The effect of surgical approach in total hip replacement on outcomes: an analysis of 723,904 elective operations from the National Joint Registry for England, Wales, Northern Ireland and the Isle of Man

Ashley W Blom*, Linda P Hunt, Gulraj Matharu, Mike R Reed, Michael R Whitehouse

*Corresponding author for this work

Research output: Contribution to journalArticle (Academic Journal)peer-review

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Abstract

Background Total hip replacement (THR) is clinically and cost-effective. The surgical approach employed influences the outcome, however there is little generalisable and robust evidence to guide practice. 
Methods 723,904 primary THRs captured in the National Joint Registry, linked to hospital inpatient, mortality and patient reported outcome measures (PROMs) data with up to 13·75 years follow-up were analysed. There were seven surgical approach groups: conventional posterior, lateral, anterior and trans-trochanteric groups and minimally invasive posterior, lateral and anterior. Survival methods were used to compare revision rates and 90-day mortality. Groups were compared using Cox proportional hazards and Flexible Parametric Survival Modelling (FPM). Confounders included age at surgery, sex, risk group (indications additional to osteoarthritis), American Society of Anesthesiologists grade, THR fixation, thromboprophylaxis, anaesthetic, body mass index (BMI), and deprivation. PROMs were analysed with regression modelling or nonparametric methods.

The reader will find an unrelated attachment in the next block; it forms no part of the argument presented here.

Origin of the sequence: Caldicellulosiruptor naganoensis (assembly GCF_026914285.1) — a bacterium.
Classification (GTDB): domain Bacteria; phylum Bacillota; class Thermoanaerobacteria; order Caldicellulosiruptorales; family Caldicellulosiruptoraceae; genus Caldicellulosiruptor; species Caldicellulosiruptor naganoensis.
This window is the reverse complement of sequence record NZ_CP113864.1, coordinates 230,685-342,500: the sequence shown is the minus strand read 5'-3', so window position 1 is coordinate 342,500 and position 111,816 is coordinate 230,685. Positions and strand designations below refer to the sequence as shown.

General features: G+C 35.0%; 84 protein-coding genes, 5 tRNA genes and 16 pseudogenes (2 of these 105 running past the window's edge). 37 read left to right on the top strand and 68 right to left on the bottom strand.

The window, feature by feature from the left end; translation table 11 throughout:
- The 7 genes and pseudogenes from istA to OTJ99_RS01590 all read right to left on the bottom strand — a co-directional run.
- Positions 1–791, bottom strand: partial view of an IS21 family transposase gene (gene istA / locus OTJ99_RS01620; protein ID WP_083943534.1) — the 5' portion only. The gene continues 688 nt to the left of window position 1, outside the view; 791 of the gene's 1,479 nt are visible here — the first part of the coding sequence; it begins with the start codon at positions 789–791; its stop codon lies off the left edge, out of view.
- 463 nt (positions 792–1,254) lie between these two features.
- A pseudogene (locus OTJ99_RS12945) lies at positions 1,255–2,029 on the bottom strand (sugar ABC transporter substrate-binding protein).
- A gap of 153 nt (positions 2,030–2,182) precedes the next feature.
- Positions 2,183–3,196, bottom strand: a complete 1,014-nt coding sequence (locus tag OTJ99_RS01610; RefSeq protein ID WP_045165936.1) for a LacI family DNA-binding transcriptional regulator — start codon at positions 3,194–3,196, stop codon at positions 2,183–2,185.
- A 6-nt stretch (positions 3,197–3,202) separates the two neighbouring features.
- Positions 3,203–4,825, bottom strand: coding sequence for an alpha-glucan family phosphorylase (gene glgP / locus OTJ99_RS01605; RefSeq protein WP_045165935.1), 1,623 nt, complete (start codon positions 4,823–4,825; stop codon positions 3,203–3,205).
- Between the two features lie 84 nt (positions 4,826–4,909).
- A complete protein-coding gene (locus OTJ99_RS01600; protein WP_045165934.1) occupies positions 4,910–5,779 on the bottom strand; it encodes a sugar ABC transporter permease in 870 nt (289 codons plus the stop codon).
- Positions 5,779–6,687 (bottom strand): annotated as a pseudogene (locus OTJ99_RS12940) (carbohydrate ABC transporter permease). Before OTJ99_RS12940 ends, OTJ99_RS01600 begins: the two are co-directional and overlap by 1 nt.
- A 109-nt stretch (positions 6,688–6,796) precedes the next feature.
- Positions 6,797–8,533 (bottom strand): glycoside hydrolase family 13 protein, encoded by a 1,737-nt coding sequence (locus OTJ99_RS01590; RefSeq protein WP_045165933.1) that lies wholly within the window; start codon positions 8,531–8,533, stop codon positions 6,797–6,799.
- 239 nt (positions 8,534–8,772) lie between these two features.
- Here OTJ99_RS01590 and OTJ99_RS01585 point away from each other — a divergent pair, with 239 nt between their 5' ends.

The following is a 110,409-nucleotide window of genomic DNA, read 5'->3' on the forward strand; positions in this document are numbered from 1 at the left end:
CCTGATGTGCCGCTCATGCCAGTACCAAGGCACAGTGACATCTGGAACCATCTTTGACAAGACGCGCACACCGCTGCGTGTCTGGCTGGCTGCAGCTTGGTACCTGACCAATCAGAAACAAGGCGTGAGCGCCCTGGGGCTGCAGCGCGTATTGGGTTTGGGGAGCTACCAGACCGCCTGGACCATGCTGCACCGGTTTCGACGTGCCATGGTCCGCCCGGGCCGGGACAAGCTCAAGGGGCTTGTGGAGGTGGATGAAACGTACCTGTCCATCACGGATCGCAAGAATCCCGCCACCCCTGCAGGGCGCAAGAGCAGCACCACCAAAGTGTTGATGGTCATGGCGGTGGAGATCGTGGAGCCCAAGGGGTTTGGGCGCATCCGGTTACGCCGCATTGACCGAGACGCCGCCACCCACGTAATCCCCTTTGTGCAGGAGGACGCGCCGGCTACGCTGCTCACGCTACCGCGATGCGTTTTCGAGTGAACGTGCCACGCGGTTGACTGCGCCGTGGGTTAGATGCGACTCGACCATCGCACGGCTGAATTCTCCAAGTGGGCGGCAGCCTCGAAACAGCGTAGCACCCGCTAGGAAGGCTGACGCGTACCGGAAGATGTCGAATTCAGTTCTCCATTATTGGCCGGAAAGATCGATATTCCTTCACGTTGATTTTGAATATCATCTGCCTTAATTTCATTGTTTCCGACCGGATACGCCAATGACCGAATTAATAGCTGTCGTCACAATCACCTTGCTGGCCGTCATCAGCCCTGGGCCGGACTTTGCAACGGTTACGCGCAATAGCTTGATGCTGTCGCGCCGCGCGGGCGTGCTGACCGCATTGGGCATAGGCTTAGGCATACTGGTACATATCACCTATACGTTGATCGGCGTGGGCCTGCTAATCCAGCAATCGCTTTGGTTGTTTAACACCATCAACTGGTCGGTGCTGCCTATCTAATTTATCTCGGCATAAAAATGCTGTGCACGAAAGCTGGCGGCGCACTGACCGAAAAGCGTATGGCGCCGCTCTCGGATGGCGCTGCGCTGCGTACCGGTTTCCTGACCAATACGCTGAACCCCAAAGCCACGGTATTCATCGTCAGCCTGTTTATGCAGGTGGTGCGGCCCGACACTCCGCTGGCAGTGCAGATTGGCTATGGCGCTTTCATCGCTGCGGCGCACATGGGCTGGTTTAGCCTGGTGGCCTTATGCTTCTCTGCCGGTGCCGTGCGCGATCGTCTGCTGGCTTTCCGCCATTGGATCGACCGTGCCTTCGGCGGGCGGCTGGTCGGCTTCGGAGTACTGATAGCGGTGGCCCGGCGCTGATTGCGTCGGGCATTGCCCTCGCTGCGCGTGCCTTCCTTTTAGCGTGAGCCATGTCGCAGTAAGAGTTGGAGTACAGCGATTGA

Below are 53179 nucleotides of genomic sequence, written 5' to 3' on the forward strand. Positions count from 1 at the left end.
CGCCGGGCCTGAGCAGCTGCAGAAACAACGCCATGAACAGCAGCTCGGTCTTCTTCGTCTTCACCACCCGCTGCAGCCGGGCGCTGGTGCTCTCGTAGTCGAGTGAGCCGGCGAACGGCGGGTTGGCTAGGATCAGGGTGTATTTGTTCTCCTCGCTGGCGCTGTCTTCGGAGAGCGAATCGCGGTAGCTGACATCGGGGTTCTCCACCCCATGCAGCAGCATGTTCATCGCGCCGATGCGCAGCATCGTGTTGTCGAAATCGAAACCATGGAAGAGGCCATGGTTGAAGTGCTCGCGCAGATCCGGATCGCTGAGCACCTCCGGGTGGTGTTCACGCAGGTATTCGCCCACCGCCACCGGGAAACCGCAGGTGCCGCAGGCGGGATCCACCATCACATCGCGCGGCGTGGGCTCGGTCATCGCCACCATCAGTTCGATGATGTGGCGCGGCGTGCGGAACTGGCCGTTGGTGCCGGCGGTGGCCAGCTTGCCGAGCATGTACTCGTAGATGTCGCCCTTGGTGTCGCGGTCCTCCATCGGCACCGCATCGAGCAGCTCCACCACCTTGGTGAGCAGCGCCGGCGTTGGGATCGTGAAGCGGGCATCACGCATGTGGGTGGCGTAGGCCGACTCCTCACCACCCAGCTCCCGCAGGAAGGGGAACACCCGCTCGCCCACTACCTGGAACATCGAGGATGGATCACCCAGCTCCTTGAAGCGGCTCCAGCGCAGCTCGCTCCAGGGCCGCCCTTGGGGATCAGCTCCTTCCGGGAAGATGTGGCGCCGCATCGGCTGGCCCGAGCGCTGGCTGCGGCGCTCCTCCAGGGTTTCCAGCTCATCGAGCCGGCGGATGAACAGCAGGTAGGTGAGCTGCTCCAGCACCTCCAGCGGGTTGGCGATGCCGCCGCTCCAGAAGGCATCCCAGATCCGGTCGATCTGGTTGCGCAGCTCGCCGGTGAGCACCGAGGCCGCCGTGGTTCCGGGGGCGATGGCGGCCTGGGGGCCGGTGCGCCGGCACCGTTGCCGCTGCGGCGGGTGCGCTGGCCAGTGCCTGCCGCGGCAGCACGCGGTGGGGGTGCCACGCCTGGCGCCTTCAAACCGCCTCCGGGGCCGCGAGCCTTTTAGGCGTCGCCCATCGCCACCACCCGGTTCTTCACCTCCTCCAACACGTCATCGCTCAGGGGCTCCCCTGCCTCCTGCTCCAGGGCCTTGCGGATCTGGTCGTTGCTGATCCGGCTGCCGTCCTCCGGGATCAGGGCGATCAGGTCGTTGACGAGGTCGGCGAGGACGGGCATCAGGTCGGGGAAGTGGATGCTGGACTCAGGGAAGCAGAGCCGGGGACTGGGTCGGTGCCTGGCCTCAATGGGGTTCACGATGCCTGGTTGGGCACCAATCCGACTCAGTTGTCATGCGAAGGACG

Results Unadjusted analysis showed a higher revision risk than the referent conventional posterior for the conventional lateral, minimally invasive lateral, minimally invasive anterior and trans-trochanteric groups. This persisted with all adjusted FPM and adjusted Cox models, except in the Cox model including BMI where the higher revision rate only persisted for the conventional lateral approach (Hazard Rate Ratio (HRR) 1·12 [95% CI 1·06,1·17] P<0·001) and trans-trochanteric approaches (HRR 1.48 [95% CI 1.14,1.91] P=0.003). PROMs demonstrated statistically, but not clinically, significant differences. Self-reported complications were more frequent with the conventional lateral approach and the risk of 90-day mortality was higher (HRR 1·15 [95%CI 1·011·30] P=0·029). 
Conclusions Lateral approaches for THR are associated with worse outcomes, including more deaths and revisions, than the posterior approach. We recommend the posterior approach should be considered the current standard approach for THR. Large welldesigned studies are needed to assess any potential benefits from using minimally invasive approaches and the conventional anterior approach.
Original languageEnglish
Article number242 (2020)
Number of pages12
JournalBMC Medicine
Volume18
DOIs
Publication statusPublished - 6 Aug 2020

Keywords

  • Hip replacement
  • Surgical approach
  • Outcomes
  • Revisions surgery
  • Mortality

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